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I've made an attempt recently to understand how USB works inside of my laptop. My laptop is X61T from Lenovo and it has 3 USB ports on the back of the chassis. Intel documentation states that the southbridge in my laptop supports up to 10 USB ports. Each of those ports is both USB 1.0 or 2.0 compatible (the router logic inside the chip decides, whether the device should be connected to the UHCI or to the EHCI host controller interface). Here is how it looks in Device Manager under Windows XP:

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The ICH8 chipset supports up to 10 USB ports. Two of those ports are already used internally, by the fingerprint reader and by the Bluetooth module.

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This means that eight ports are still available.

The question is: why does Windows XP list all of the ports available, when I may only use 3 of them max at any given time? (bc my laptop has only 3 external USB ports).

I understand that there are actually 20 'virtual' USB ports available (10 of them being USB 1.0 and 10 of them being USB 2.0) and that each pair of a 'virtual' USB 1.0/2.0 ports is binded to one physical USB port on the laptop's chasis (so if I plug in an USB device to a physical USB port, either the virtual USB 2.0 port or the virtual USB 1.0 port will be used). So i.e. if I have 3 USB 1.0 devices connected to physical USB ports, 3 USB 1.1 'virtual' ports will be occupied and if I have 3 USB 2.0 devices connected, I will have 3 USB 2.0 'virtual' ports occupied. This is still only 3 ports and not the remaining eight that should be available.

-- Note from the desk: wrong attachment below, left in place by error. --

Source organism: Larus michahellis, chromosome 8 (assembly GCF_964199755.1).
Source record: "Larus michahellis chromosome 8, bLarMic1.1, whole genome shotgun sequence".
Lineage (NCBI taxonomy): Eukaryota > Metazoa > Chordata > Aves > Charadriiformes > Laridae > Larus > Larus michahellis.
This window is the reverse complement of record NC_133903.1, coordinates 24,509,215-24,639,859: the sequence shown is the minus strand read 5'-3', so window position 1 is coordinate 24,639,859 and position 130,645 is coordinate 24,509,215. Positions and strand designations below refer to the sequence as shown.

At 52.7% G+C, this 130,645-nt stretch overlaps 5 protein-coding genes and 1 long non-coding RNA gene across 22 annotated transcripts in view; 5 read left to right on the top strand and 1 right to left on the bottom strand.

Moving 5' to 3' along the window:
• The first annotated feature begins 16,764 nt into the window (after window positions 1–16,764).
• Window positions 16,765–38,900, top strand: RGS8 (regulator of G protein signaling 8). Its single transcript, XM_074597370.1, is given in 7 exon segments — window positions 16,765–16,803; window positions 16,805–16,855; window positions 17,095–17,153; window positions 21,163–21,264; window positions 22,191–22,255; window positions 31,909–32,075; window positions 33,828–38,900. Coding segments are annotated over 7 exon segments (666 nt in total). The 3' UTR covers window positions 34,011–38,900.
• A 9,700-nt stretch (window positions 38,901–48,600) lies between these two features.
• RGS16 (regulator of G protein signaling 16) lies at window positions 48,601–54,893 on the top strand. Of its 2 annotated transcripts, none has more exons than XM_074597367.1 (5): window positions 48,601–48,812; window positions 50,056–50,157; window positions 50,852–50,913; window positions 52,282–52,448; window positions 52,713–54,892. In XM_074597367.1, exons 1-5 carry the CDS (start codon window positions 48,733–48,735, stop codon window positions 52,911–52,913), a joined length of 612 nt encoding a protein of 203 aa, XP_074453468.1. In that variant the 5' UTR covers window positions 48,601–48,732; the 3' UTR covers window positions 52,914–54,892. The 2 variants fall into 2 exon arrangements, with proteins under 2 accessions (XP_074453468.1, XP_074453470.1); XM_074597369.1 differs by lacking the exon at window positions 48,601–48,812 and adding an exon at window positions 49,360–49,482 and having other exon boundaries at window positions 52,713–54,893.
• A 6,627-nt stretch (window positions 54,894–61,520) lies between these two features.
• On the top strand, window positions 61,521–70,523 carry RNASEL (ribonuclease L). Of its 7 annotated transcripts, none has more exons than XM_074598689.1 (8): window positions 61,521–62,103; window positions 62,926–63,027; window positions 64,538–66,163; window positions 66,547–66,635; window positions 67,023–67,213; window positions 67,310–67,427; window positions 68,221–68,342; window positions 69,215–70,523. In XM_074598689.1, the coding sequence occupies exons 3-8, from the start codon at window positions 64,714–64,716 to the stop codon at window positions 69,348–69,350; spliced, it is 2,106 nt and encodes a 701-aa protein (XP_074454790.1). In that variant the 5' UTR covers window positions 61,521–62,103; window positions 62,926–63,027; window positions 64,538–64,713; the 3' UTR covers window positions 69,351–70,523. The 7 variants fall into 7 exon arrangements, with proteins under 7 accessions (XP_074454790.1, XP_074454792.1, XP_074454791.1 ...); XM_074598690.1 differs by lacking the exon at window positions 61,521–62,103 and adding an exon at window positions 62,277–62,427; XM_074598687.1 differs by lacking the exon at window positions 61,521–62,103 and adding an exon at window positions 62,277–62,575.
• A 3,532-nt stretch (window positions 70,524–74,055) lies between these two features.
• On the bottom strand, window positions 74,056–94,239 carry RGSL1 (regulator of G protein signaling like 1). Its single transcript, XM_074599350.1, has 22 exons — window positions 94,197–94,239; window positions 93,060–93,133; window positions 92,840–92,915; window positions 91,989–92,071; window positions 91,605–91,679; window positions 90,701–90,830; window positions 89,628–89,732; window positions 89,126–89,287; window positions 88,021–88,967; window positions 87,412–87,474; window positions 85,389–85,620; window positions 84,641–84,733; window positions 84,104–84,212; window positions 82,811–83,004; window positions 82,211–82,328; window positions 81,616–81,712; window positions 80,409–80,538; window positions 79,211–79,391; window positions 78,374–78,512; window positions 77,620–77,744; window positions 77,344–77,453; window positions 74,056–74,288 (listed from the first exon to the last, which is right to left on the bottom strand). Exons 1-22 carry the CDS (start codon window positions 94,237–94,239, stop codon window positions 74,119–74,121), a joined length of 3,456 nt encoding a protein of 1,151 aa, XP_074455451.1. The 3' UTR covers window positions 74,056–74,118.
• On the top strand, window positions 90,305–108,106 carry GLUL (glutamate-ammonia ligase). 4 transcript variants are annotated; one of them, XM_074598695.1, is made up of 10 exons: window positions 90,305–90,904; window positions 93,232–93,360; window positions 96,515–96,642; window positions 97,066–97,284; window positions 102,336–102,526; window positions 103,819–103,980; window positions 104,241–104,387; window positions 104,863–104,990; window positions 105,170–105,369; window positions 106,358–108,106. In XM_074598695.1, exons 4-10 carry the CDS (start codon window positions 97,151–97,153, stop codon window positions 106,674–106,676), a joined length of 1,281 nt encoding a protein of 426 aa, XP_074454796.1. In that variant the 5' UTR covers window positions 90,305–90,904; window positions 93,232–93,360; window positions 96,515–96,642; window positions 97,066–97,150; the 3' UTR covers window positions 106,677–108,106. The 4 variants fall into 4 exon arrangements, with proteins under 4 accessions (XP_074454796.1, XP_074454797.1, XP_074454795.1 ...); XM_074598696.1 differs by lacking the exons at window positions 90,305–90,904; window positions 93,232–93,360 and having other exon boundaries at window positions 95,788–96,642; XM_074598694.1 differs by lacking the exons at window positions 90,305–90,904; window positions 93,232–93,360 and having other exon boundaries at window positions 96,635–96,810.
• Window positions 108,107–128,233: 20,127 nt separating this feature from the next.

The related question would be: could I make those additional ports available by soldering wires to the southbridge pins?

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Probably not but you could get a USB hub(s) and chain them together until you have 128 ports which suffices for most purposes. –  BJ292 May 20 '12 at 17:03
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I'm guessing it is because it is listing drivers and not actual hardware. Plus it is an OS. To an OS, there is no difference between a "virtual" port and a physical port. –  surfasb May 21 '12 at 9:17

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